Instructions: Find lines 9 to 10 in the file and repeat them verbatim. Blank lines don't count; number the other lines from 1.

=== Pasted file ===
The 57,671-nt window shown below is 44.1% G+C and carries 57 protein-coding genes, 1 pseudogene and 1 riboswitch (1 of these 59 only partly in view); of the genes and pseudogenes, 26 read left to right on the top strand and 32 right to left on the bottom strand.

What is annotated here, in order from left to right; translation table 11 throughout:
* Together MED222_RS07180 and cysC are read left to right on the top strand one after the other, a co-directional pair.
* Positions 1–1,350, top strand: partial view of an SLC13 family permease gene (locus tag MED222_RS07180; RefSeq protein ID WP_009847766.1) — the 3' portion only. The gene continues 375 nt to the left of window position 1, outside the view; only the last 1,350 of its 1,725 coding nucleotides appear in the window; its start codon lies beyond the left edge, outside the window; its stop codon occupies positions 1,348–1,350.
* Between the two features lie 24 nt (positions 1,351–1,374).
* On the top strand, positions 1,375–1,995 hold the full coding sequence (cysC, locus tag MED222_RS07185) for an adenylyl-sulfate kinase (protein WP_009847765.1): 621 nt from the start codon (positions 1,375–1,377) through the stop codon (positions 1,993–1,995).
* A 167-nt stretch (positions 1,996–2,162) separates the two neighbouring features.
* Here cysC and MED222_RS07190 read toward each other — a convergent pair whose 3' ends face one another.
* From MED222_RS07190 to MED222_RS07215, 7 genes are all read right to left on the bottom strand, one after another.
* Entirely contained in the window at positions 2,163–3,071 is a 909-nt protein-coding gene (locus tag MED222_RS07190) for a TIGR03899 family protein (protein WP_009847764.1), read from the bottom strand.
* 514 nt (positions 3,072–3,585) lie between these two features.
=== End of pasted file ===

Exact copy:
* From MED222_RS07190 to MED222_RS07215, 7 genes are all read right to left on the bottom strand, one after another.
* Entirely contained in the window at positions 2,163–3,071 is a 909-nt protein-coding gene (locus tag MED222_RS07190) for a TIGR03899 family protein (protein WP_009847764.1), read from the bottom strand.